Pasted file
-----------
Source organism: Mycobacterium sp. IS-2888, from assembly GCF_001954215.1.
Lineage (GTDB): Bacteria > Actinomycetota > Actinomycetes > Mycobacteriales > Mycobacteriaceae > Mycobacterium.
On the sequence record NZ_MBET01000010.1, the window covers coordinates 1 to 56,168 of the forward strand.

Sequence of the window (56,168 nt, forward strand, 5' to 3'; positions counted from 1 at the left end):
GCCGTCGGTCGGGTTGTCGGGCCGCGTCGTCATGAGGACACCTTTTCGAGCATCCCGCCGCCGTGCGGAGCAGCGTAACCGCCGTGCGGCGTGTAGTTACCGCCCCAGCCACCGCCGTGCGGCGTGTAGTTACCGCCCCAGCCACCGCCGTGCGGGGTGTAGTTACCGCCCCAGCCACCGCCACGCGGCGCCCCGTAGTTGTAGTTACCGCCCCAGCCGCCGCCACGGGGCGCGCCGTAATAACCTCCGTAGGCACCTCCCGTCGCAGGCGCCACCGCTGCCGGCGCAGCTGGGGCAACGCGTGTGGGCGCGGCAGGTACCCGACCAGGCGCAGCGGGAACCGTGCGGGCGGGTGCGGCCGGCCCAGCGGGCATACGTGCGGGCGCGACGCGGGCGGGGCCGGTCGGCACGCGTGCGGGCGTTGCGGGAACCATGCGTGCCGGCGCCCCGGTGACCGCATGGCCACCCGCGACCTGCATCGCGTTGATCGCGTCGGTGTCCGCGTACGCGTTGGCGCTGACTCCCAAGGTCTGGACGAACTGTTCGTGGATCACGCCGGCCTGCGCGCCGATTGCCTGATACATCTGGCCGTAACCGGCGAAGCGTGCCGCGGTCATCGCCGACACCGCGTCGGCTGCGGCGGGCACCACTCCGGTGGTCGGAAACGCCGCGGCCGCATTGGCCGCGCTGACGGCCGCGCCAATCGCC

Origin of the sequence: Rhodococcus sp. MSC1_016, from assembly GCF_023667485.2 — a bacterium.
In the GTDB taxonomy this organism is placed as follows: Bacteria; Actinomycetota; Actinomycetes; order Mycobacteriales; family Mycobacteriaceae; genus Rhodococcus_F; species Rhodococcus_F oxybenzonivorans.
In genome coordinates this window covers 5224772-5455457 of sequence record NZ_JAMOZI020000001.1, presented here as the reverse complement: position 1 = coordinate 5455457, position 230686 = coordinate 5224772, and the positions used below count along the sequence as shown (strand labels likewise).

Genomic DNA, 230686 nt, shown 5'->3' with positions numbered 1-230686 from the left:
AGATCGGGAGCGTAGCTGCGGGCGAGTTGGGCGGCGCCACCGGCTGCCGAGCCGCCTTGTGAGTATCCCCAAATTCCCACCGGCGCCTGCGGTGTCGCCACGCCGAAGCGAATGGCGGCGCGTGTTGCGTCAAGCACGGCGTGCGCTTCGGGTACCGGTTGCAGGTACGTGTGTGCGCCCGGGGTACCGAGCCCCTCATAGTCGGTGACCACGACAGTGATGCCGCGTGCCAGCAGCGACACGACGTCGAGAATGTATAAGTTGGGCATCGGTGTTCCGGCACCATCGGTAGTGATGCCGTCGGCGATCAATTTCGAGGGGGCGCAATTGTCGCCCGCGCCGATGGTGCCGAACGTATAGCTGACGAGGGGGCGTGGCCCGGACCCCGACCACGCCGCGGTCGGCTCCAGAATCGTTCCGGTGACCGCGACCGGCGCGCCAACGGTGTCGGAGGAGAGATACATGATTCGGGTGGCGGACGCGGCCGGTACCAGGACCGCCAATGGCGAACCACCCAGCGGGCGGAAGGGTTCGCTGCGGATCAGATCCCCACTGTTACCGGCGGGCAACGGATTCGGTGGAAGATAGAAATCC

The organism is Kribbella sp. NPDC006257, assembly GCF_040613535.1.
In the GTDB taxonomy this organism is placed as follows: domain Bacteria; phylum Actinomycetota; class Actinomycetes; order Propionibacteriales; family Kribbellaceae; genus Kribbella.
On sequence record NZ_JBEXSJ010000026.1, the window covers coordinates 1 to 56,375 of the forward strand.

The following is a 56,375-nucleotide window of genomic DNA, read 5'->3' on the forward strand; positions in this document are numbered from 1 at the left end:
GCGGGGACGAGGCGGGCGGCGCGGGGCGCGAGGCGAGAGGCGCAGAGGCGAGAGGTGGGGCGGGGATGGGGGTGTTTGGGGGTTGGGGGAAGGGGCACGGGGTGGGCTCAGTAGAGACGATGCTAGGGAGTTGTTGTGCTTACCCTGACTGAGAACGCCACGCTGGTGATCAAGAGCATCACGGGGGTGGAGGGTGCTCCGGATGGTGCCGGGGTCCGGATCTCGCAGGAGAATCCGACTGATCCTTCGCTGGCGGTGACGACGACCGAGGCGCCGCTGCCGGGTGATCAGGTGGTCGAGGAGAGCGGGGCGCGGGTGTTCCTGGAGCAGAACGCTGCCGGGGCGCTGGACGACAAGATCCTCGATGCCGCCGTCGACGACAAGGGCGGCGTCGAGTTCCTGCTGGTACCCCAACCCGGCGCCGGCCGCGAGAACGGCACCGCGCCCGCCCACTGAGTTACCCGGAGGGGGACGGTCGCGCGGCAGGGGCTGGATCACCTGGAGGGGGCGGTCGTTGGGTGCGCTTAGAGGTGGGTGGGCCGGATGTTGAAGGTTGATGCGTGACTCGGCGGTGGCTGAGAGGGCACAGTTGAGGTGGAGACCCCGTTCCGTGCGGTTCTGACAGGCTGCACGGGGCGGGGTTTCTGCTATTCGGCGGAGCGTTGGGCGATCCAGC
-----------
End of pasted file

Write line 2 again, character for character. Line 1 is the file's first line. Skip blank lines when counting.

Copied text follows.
Lineage (GTDB): Bacteria > Actinomycetota > Actinomycetes > Mycobacteriales > Mycobacteriaceae > Mycobacterium.